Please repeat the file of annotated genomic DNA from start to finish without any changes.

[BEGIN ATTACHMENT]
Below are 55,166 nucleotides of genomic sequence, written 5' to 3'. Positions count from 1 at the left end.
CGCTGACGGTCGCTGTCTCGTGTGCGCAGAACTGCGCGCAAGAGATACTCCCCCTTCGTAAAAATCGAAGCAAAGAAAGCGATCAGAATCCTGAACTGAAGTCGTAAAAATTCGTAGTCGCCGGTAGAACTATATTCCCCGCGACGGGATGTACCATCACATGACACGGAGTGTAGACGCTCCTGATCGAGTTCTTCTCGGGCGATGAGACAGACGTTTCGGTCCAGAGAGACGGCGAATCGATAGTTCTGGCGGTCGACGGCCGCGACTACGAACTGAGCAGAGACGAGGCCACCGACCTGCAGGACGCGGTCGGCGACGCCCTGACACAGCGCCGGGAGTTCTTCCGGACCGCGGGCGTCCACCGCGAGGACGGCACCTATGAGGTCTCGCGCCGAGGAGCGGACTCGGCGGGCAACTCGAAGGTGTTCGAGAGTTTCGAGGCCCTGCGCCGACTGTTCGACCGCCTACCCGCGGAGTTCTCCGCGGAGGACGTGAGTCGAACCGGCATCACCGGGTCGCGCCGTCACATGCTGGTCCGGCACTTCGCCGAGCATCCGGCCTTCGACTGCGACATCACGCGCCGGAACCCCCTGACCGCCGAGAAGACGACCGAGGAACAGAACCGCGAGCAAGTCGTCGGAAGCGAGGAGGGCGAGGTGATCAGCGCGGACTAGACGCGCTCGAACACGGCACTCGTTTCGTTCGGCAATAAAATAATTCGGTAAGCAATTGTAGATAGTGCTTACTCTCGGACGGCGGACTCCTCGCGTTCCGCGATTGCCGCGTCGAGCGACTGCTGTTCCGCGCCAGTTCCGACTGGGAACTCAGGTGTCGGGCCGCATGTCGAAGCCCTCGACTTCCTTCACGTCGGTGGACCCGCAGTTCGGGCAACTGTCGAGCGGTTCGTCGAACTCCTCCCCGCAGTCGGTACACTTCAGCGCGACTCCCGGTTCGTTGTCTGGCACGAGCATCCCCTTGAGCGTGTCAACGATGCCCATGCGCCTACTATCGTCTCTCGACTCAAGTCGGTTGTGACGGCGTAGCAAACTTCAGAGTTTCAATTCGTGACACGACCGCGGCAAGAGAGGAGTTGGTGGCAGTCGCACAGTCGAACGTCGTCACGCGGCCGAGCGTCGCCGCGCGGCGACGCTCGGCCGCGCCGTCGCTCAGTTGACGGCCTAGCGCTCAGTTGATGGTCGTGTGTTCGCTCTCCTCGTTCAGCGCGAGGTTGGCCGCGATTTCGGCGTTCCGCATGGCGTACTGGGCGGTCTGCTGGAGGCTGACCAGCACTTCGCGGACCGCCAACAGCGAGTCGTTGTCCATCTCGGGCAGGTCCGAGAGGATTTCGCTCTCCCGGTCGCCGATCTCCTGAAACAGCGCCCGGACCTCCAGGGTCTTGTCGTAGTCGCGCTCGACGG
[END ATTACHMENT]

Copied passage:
Below are 55,166 nucleotides of genomic sequence, written 5' to 3'. Positions count from 1 at the left end.
CGCTGACGGTCGCTGTCTCGTGTGCGCAGAACTGCGCGCAAGAGATACTCCCCCTTCGTAAAAATCGAAGCAAAGAAAGCGATCAGAATCCTGAACTGAAGTCGTAAAAATTCGTAGTCGCCGGTAGAACTATATTCCCCGCGACGGGATGTACCATCACATGACACGGAGTGTAGACGCTCCTGATCGAGTTCTTCTCGGGCGATGAGACAGACGTTTCGGTCCAGAGAGACGGCGAATCGATAGTTCTGGCGGTCGACGGCCGCGACTACGAACTGAGCAGAGACGAGGCCACCGACCTGCAGGACGCGGTCGGCGACGCCCTGACACAGCGCCGGGAGTTCTTCCGGACCGCGGGCGTCCACCGCGAGGACGGCACCTATGAGGTCTCGCGCCGAGGAGCGGACTCGGCGGGCAACTCGAAGGTGTTCGAGAGTTTCGAGGCCCTGCGCCGACTGTTCGACCGCCTACCCGCGGAGTTCTCCGCGGAGGACGTGAGTCGAACCGGCATCACCGGGTCGCGCCGTCACATGCTGGTCCGGCACTTCGCCGAGCATCCGGCCTTCGACTGCGACATCACGCGCCGGAACCCCCTGACCGCCGAGAAGACGACCGAGGAACAGAACCGCGAGCAAGTCGTCGGAAGCGAGGAGGGCGAGGTGATCAGCGCGGACTAGACGCGCTCGAACACGGCACTCGTTTCGTTCGGCAATAAAATAATTCGGTAAGCAATTGTAGATAGTGCTTACTCTCGGACGGCGGACTCCTCGCGTTCCGCGATTGCCGCGTCGAGCGACTGCTGTTCCGCGCCAGTTCCGACTGGGAACTCAGGTGTCGGGCCGCATGTCGAAGCCCTCGACTTCCTTCACGTCGGTGGACCCGCAGTTCGGGCAACTGTCGAGCGGTTCGTCGAACTCCTCCCCGCAGTCGGTACACTTCAGCGCGACTCCCGGTTCGTTGTCTGGCACGAGCATCCCCTTGAGCGTGTCAACGATGCCCATGCGCCTACTATCGTCTCTCGACTCAAGTCGGTTGTGACGGCGTAGCAAACTTCAGAGTTTCAATTCGTGACACGACCGCGGCAAGAGAGGAGTTGGTGGCAGTCGCACAGTCGAACGTCGTCACGCGGCCGAGCGTCGCCGCGCGGCGACGCTCGGCCGCGCCGTCGCTCAGTTGACGGCCTAGCGCTCAGTTGATGGTCGTGTGTTCGCTCTCCTCGTTCAGCGCGAGGTTGGCCGCGATTTCGGCGTTCCGCATGGCGTACTGGGCGGTCTGCTGGAGGCTGACCAGCACTTCGCGGACCGCCAACAGCGAGTCGTTGTCCATCTCGGGCAGGTCCGAGAGGATTTCGCTCTCCCGGTCGCCGATCTCCTGAAACAGCGCCCGGACCTCCAGGGTCTTGTCGTAGTCGCGCTCGACGG